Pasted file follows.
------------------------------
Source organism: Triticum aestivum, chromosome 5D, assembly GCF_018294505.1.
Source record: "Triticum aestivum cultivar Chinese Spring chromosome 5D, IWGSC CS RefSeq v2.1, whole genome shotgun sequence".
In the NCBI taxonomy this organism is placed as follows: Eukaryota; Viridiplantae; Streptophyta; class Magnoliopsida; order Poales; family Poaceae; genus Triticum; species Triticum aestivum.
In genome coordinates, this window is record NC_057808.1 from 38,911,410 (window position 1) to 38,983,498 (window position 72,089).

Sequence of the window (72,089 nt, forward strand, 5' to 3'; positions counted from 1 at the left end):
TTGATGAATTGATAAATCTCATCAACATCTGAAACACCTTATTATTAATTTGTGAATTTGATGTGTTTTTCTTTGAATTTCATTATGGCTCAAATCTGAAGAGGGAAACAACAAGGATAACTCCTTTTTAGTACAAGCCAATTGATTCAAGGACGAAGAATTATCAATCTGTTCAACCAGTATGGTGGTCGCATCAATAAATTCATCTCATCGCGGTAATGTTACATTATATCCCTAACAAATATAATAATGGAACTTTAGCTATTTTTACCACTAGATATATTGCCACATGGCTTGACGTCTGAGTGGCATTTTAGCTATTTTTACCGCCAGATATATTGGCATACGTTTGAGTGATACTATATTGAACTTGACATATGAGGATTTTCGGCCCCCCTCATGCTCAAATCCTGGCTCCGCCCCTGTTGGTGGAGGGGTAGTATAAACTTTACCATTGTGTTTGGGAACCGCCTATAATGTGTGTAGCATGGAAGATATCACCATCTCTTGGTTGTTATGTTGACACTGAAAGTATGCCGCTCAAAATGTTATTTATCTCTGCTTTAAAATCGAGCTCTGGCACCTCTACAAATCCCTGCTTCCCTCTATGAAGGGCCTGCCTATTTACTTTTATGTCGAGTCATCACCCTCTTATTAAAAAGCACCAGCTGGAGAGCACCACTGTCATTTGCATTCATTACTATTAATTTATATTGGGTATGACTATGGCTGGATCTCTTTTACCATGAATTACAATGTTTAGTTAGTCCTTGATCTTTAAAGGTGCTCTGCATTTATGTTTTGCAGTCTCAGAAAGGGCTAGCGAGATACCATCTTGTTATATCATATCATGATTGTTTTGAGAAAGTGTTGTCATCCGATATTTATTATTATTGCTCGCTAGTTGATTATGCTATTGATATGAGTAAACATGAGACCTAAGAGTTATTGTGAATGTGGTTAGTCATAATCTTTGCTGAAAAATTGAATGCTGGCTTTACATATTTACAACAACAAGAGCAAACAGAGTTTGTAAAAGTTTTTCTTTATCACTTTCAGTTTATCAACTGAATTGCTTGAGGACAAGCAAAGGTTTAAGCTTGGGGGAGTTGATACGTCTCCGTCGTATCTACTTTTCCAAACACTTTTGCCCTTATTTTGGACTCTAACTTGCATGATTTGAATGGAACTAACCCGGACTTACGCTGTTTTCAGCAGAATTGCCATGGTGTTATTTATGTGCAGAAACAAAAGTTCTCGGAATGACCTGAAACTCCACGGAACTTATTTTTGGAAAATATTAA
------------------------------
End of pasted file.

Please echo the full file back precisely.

Source organism: Triticum aestivum, chromosome 5D, assembly GCF_018294505.1.
Source record: "Triticum aestivum cultivar Chinese Spring chromosome 5D, IWGSC CS RefSeq v2.1, whole genome shotgun sequence".
In the NCBI taxonomy this organism is placed as follows: Eukaryota; Viridiplantae; Streptophyta; class Magnoliopsida; order Poales; family Poaceae; genus Triticum; species Triticum aestivum.
In genome coordinates, this window is record NC_057808.1 from 38,911,410 (window position 1) to 38,983,498 (window position 72,089).

Sequence of the window (72,089 nt, forward strand, 5' to 3'; positions counted from 1 at the left end):
TTGATGAATTGATAAATCTCATCAACATCTGAAACACCTTATTATTAATTTGTGAATTTGATGTGTTTTTCTTTGAATTTCATTATGGCTCAAATCTGAAGAGGGAAACAACAAGGATAACTCCTTTTTAGTACAAGCCAATTGATTCAAGGACGAAGAATTATCAATCTGTTCAACCAGTATGGTGGTCGCATCAATAAATTCATCTCATCGCGGTAATGTTACATTATATCCCTAACAAATATAATAATGGAACTTTAGCTATTTTTACCACTAGATATATTGCCACATGGCTTGACGTCTGAGTGGCATTTTAGCTATTTTTACCGCCAGATATATTGGCATACGTTTGAGTGATACTATATTGAACTTGACATATGAGGATTTTCGGCCCCCCTCATGCTCAAATCCTGGCTCCGCCCCTGTTGGTGGAGGGGTAGTATAAACTTTACCATTGTGTTTGGGAACCGCCTATAATGTGTGTAGCATGGAAGATATCACCATCTCTTGGTTGTTATGTTGACACTGAAAGTATGCCGCTCAAAATGTTATTTATCTCTGCTTTAAAATCGAGCTCTGGCACCTCTACAAATCCCTGCTTCCCTCTATGAAGGGCCTGCCTATTTACTTTTATGTCGAGTCATCACCCTCTTATTAAAAAGCACCAGCTGGAGAGCACCACTGTCATTTGCATTCATTACTATTAATTTATATTGGGTATGACTATGGCTGGATCTCTTTTACCATGAATTACAATGTTTAGTTAGTCCTTGATCTTTAAAGGTGCTCTGCATTTATGTTTTGCAGTCTCAGAAAGGGCTAGCGAGATACCATCTTGTTATATCATATCATGATTGTTTTGAGAAAGTGTTGTCATCCGATATTTATTATTATTGCTCGCTAGTTGATTATGCTATTGATATGAGTAAACATGAGACCTAAGAGTTATTGTGAATGTGGTTAGTCATAATCTTTGCTGAAAAATTGAATGCTGGCTTTACATATTTACAACAACAAGAGCAAACAGAGTTTGTAAAAGTTTTTCTTTATCACTTTCAGTTTATCAACTGAATTGCTTGAGGACAAGCAAAGGTTTAAGCTTGGGGGAGTTGATACGTCTCCGTCGTATCTACTTTTCCAAACACTTTTGCCCTTATTTTGGACTCTAACTTGCATGATTTGAATGGAACTAACCCGGACTTACGCTGTTTTCAGCAGAATTGCCATGGTGTTATTTATGTGCAGAAACAAAAGTTCTCGGAATGACCTGAAACTCCACGGAACTTATTTTTGGAAAATATTAA